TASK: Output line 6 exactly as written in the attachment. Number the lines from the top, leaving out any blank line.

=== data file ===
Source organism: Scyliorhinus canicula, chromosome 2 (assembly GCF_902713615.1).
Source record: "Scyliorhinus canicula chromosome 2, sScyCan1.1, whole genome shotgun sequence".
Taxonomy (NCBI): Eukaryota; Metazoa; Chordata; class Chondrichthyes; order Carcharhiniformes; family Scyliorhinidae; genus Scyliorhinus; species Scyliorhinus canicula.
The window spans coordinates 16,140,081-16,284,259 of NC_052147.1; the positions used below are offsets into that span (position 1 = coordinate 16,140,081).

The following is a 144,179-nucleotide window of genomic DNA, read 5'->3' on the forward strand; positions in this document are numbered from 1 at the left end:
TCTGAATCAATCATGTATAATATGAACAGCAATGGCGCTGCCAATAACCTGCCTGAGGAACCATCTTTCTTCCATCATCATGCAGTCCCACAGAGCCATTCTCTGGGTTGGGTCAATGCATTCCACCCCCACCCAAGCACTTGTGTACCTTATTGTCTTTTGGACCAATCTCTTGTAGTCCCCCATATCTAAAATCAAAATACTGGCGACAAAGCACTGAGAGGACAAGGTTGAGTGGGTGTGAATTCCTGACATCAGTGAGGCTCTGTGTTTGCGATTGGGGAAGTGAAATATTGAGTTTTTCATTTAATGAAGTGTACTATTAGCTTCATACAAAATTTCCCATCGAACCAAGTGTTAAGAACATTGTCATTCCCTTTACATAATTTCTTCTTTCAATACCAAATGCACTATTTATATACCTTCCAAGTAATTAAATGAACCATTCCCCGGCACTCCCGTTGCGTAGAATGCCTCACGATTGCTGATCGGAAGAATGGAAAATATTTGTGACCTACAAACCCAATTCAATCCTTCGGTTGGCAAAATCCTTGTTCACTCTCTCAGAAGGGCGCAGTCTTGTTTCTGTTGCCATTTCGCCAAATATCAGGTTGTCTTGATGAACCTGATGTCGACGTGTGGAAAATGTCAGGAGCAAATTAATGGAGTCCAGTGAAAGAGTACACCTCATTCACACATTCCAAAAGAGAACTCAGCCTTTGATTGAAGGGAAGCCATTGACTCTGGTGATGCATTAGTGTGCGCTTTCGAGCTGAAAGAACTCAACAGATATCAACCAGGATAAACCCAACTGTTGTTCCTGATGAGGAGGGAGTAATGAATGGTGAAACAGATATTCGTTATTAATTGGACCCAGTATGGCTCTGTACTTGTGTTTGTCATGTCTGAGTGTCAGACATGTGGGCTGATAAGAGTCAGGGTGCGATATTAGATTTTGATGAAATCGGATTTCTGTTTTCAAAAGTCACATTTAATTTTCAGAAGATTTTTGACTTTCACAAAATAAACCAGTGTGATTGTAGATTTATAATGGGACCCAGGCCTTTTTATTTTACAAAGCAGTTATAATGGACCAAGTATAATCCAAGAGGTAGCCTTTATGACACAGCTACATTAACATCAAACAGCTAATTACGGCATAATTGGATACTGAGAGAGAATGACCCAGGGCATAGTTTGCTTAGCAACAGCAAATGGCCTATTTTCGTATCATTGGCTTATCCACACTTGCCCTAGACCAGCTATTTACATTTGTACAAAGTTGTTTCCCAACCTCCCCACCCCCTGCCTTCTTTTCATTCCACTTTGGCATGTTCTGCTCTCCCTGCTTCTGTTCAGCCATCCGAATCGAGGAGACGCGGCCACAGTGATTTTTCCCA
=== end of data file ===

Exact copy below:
TCTGAATCAATCATGTATAATATGAACAGCAATGGCGCTGCCAATAACCTGCCTGAGGAACCATCTTTCTTCCATCATCATGCAGTCCCACAGAGCCATTCTCTGGGTTGGGTCAATGCATTCCACCCCCACCCAAGCACTTGTGTACCTTATTGTCTTTTGGACCAATCTCTTGTAGTCCCCCATATCTAAAATCAAAATACTGGCGACAAAGCACTGAGAGGACAAGGTTGAGTGGGTGTGAATTCCTGACATCAGTGAGGCTCTGTGTTTGCGATTGGGGAAGTGAAATATTGAGTTTTTCATTTAATGAAGTGTACTATTAGCTTCATACAAAATTTCCCATCGAACCAAGTGTTAAGAACATTGTCATTCCCTTTACATAATTTCTTCTTTCAATACCAAATGCACTATTTATATACCTTCCAAGTAATTAAATGAACCATTCCCCGGCACTCCCGTTGCGTAGAATGCCTCACGATTGCTGATCGGAAGAATGGAAAATATTTGTGACCTACAAACCCAATTCAATCCTTCGGTTGGCAAAATCCTTGTTCACTCTCTCAGAAGGGCGCAGTCTTGTTTCTGTTGCCATTTCGCCAAATATCAGGTTGTCTTGATGAACCTGATGTCGACGTGTGGAAAATGTCAGGAGCAAATTAATGGAGTCCAGTGAAAGAGTACACCTCATTCACACATTCCAAAAGAGAACTCAGCCTTTGATTGAAGGGAAGCCATTGACTCTGGTGATGCATTAGTGTGCGCTTTCGAGCTGAAAGAACTCAACAGATATCAACCAGGATAAACCCAACTGTTGTTCCTGATGAGGAGGGAGTAATGAATGGTGAAACAGATATTCGTTATTAATTGGACCCAGTATGGCTCTGTACTTGTGTTTGTCATGTCTGAGTGTCAGACATGTGGGCTGATAAGAGTCAGGGTGCGATATTAGATTTTGATGAAATCGGATTTCTGTTTTCAAAAGTCACATTTAATTTTCAGAAGATTTTTGACTTTCACAAAATAAACCAGTGTGATTGTAGATTTATAATGGGACCCAGGCCTTTTTATTTTACAAAGCAGTTATAATGGACCAAGTATAATCCAAGAGGTAGCCTTTATGACACAGCTACATTAACATCAAACAGCTAATTACGGCATAATTGGATACTGAGAGAGAATGACCCAGGGCATAGTTTGCTTAGCAACAGCAAATGGCCTATTTTCGTATCATTGGCTTATCCACACTTGCCCTAGACCAGCTATTTACATTTGTACAAAGTTGTTTCCCAACCTCCCCACCCCCTGCCTTCTTTTCATTCCACTTTGGCATGTTCTGCTCTCCCTGCTTCTGTTCAGCCATCCGAATCGAGGAGACGCGGCCACAGTGATTTTTCCCA